What we now know about fat is that it:
- Provides energy
- Helps your body use fat-soluble vitamins (A, D, E, and K)
- Maintains body temperature
- Maintains healthy skin and hair
- Promotes cell health
- Accumulates toxins to protect internal organs
- Supports hormone production
Fat is central to the ketogenic diet, helping the body make ketones to fuel your body and brain by replacing glucose. If you lower your calorie intake, your body will also start to use stored fat for energy.
Types of Fat
There are many different types of fat, some good and some bad.
Bad fats are trans fats found in excess in highly processed and fried food. Some margarines are also high in trans fats. Good fats are the monounsaturated and polyunsaturated fats found in plant oils. Saturated fats are also good, but some may not agree with this. Keto experts vouch for it as do many researchers and medical experts today .
Fats also contain essential and non-essential fatty acids. Essential fatty acids are alpha-linolenic acid (omega-3 fatty acids) and linoleic acid (omega-6 fatty acids). Your body can make other fatty acids from omega fats, but it cannot make omega fats on its own so you need to get them from food.
You can get essential fatty acids from a wide range of food sources. The best sources by far are fish, other seafood, nuts, plant oils, and seeds. Eating a variety of these foods is a foolproof way to meet your daily needs for omega fatty acids.
How to Calculate Macros for Keto
Keto macros are roughly the same for your most people. However, for maximum efficiency, you want keto macros to match your physique, needs, and goals. The easiest way to do that is by using a keto calculator.
However, there are other ways to calculate and keep track of your keto macros:
1. Start with net carbs
Net carbs are total carbs minus fiber. Calculating them is important on a keto diet because your body makes glucose only from net carbs. Fiber has no effect on your blood glucose levels whatsoever, so feel free to load up on it.
Take a look at nutrition labels on food packaging or online for fresh produce. MyFitnessPall and SELFNutritionData have great nutrition databases for this purpose. When you find the total carbs, subtract the fiber and what you get is net carbs.
Your daily intake of net carbs should not exceed 30 grams. This is the upper limit you can reach before being kicked out of ketosis. However, eating around 20 grams a day is optimal for most people. Athletes may need to eat more to have enough energy during workouts.
2. Move on to proteins
Your protein allowance on a keto diet will depend on whether you want to build muscle, lose weight, and your body fat percentage*. As a rule of thumb, you need around 1.5 to 2.5 grams of protein per kilogram of muscle mass to maintain or gain muscle**. That’s 0.7 to 1 grams of protein per pound of muscle mass. You will need less if you are not trying to gain muscle. Below is a formula to help you determine your daily protein allowance.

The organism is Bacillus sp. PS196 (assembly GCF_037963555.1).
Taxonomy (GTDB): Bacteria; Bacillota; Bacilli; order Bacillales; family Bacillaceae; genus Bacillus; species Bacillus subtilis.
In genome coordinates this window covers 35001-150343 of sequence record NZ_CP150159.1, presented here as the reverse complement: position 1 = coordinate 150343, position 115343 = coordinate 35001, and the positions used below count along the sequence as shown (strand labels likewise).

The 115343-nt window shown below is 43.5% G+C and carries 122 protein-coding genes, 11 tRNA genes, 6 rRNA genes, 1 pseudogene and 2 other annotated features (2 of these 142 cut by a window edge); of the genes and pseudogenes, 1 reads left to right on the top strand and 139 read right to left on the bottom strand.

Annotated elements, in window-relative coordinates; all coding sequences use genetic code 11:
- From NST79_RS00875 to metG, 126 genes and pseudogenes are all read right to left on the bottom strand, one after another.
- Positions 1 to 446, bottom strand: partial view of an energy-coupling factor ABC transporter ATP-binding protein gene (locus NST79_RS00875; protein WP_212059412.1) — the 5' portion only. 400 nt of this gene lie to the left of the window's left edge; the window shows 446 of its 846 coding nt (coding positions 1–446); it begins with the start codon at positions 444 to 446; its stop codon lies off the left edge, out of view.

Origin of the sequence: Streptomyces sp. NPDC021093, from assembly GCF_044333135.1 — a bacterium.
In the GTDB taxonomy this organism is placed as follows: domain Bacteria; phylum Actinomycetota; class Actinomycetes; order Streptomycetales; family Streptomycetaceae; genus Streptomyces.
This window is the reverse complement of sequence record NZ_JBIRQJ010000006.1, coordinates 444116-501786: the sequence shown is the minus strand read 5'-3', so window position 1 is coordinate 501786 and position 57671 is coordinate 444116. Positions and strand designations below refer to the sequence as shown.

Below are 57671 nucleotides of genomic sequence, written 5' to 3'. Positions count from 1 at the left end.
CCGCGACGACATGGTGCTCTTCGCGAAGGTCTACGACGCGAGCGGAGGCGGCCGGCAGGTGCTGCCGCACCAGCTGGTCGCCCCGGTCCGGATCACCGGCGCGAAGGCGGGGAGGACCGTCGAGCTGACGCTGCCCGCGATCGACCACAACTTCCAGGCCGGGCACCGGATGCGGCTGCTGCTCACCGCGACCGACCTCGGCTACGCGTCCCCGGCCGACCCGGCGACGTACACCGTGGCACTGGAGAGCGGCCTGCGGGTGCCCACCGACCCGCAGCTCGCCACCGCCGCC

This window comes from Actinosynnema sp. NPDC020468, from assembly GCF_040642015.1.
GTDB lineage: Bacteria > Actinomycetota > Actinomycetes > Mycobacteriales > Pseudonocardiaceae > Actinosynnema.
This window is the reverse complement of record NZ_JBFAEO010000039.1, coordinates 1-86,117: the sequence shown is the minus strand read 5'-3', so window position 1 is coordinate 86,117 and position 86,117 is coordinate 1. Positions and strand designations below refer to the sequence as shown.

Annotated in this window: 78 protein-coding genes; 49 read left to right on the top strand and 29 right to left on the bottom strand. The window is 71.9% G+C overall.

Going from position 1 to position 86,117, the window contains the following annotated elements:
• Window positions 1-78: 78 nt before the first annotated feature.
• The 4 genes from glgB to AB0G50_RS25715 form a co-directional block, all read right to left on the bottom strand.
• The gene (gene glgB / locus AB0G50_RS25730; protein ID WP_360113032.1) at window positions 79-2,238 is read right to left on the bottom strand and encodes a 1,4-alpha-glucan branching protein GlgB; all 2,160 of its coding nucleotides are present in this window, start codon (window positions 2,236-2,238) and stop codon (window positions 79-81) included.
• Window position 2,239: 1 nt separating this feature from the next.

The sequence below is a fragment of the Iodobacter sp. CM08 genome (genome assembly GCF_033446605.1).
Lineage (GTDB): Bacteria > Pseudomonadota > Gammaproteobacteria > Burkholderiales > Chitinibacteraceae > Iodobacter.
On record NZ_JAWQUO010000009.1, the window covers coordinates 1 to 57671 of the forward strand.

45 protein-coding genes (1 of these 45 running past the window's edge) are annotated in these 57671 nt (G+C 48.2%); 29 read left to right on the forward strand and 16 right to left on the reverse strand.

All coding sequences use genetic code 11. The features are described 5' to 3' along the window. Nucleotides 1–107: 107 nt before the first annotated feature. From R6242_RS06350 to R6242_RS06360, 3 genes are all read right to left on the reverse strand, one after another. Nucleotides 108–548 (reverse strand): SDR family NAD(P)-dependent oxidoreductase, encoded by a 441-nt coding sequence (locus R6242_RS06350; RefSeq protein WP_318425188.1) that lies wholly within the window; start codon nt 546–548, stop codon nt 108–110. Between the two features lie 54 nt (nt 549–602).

160 pounds x 0.20 (20 %) = 32 pounds of body fat
2. Subtract your body fat percentage from 100 to get your lean muscle mass percentage:
100 – 20 percent (of body fat) = 80% of muscle mass.
3. Then divide this by 100 to get the decimal for your muscle weight:
80 / 100 = 0.80
4. Finally, multiply this decimal by total weight to calculate your total lean mass weight:
160 (pounds) x 0.80 = 128 of lean mass
128 pounds (of muscle mass) x 0.7-1 grams (protein per pound of muscle mass) = 89-128 grams of protein
- To determine your body fat percentage, you can use the visual representation provided in our keto calculator. Other options include a body fat scale or a skinfold caliper.
- An easier way to calculate your daily protein needs is simply relying on the recomended 0.8g per kg of total body weight (0.36g per pound of body weight). However, this formula works best for the average (nonathlete) person.
- Your body percentage estimate can help you determine how much weight you want to lose.
3. Finish with fats
After you’ve determined your daily carb and protein allowance, you’ll have to calculate how much fat you should eat. This will depend on whether you want to lose or maintain weight. To maintain weight, you need to eat more fat than to lose weight.
The easiest way to calculate your daily fat allowance is, of course, by using a keto calculator. The calculator will provide you with your daily allowance of fat in grams. If you want to know how many calories you are taking in, consider the following facts:
- Protein and carbohydrates contain 4 calories per gram
- Fat contains 9 calories per gram.
This means that if, say, a keto (macros) calculator shows you need to eat 200 grams of fat that 1,800 of your daily calories should come from fat:
200 grams (of fat) x 9 calories (per gram) = 1,800 calories from fat
On average, women need to eat around 2,000 and men around 2,500 calories per day. But these numbers vary greatly depending on your age, weight, and physical activity levels along with your goals (if you’re trying to lose weight or gain muscle mass).